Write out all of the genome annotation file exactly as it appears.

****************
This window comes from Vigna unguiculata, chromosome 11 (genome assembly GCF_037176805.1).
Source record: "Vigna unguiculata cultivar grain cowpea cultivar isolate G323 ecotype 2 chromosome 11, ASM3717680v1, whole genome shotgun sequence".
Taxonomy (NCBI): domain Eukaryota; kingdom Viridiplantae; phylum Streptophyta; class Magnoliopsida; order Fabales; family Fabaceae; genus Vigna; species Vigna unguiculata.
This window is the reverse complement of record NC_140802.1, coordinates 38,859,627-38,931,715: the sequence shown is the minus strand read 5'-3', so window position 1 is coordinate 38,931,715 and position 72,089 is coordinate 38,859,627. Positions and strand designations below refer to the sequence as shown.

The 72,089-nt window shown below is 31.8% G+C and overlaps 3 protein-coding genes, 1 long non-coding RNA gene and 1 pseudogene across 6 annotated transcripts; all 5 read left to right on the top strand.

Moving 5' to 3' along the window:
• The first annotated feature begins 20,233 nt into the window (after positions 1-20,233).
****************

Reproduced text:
This window comes from Vigna unguiculata, chromosome 11 (genome assembly GCF_037176805.1).
Source record: "Vigna unguiculata cultivar grain cowpea cultivar isolate G323 ecotype 2 chromosome 11, ASM3717680v1, whole genome shotgun sequence".
Taxonomy (NCBI): domain Eukaryota; kingdom Viridiplantae; phylum Streptophyta; class Magnoliopsida; order Fabales; family Fabaceae; genus Vigna; species Vigna unguiculata.
This window is the reverse complement of record NC_140802.1, coordinates 38,859,627-38,931,715: the sequence shown is the minus strand read 5'-3', so window position 1 is coordinate 38,931,715 and position 72,089 is coordinate 38,859,627. Positions and strand designations below refer to the sequence as shown.

The 72,089-nt window shown below is 31.8% G+C and overlaps 3 protein-coding genes, 1 long non-coding RNA gene and 1 pseudogene across 6 annotated transcripts; all 5 read left to right on the top strand.

Moving 5' to 3' along the window:
• The first annotated feature begins 20,233 nt into the window (after positions 1-20,233).